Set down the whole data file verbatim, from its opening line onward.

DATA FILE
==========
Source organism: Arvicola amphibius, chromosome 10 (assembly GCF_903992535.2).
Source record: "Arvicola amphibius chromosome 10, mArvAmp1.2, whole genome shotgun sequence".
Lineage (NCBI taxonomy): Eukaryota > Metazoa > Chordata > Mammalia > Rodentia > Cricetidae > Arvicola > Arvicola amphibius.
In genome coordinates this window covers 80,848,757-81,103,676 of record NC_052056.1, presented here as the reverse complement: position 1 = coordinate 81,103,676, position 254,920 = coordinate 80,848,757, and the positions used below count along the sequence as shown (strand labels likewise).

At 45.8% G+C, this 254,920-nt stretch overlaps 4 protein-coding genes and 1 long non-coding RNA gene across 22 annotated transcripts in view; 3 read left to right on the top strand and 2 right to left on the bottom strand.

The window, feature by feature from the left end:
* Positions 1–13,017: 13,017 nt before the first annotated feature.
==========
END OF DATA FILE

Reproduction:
Source organism: Arvicola amphibius, chromosome 10 (assembly GCF_903992535.2).
Source record: "Arvicola amphibius chromosome 10, mArvAmp1.2, whole genome shotgun sequence".
Lineage (NCBI taxonomy): Eukaryota > Metazoa > Chordata > Mammalia > Rodentia > Cricetidae > Arvicola > Arvicola amphibius.
In genome coordinates this window covers 80,848,757-81,103,676 of record NC_052056.1, presented here as the reverse complement: position 1 = coordinate 81,103,676, position 254,920 = coordinate 80,848,757, and the positions used below count along the sequence as shown (strand labels likewise).

At 45.8% G+C, this 254,920-nt stretch overlaps 4 protein-coding genes and 1 long non-coding RNA gene across 22 annotated transcripts in view; 3 read left to right on the top strand and 2 right to left on the bottom strand.

The window, feature by feature from the left end:
* Positions 1–13,017: 13,017 nt before the first annotated feature.